200-year-old bottle of ‘still drinkable’ booze found in shipwreck

A 200-year-old stoneware seltzer bottle recently recovered from a shipwreck at the bottom of the Baltic Sea contains alcohol, according to the results of a preliminary analysis. Researchers discovered the well-preserved and sealed bottle in June while exploring the so-called F53.31 shipwreck in Gdansk Bay, close to the Polish coast. Preliminary tests show the bottle contains a 14 per cent alcohol distillate, which may be vodka or a type of gin called jenever, most likely diluted with water.

The bottle dates back to the period of 1806-1830 and has been recovered during the works on the F53.31 shipwreck, or the so-called Glazik, which in Polish means a small rock.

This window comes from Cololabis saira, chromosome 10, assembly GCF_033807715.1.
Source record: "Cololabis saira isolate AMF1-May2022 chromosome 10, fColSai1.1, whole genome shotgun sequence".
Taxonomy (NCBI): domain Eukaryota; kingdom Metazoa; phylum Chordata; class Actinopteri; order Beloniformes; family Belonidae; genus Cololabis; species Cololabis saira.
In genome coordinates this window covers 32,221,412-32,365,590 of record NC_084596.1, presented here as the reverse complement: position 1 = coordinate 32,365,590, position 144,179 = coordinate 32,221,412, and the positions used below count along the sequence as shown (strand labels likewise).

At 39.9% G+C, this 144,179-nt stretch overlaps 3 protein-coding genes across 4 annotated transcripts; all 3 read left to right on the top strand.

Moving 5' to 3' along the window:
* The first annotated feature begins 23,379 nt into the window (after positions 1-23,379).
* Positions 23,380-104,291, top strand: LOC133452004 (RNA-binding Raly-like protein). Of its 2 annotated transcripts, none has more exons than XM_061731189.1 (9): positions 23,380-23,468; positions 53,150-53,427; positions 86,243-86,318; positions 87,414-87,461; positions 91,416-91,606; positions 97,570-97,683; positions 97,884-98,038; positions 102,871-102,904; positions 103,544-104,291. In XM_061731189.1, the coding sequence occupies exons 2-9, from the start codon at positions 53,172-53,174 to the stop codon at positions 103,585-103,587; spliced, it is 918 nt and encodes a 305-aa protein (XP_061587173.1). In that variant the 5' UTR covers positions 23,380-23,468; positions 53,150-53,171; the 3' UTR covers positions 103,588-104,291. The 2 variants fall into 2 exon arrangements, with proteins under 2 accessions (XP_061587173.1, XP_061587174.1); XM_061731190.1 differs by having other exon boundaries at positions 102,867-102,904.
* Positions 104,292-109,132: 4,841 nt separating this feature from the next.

Tomasz Bednarz, underwater archaeologist at the National Maritime Museum

The chemical composition of the alcohol corresponds to that of the original brand of “Selters” water engraved on the bottle, according to the National Maritime Museum in Gdansk, Poland. The bottle is embossed with the word “Selters,” the name of a supplier of high-quality carbonated water from the Taunus Mountains area in Germany. Water from Selters was discovered about 1,000 years ago, which makes it one of the oldest types of mineral water in Europe, and one whose alleged health benefits are legendary.

It would not cause poisoning. Apparently, however, it does not smell particularly good.

Tomasz Bednarz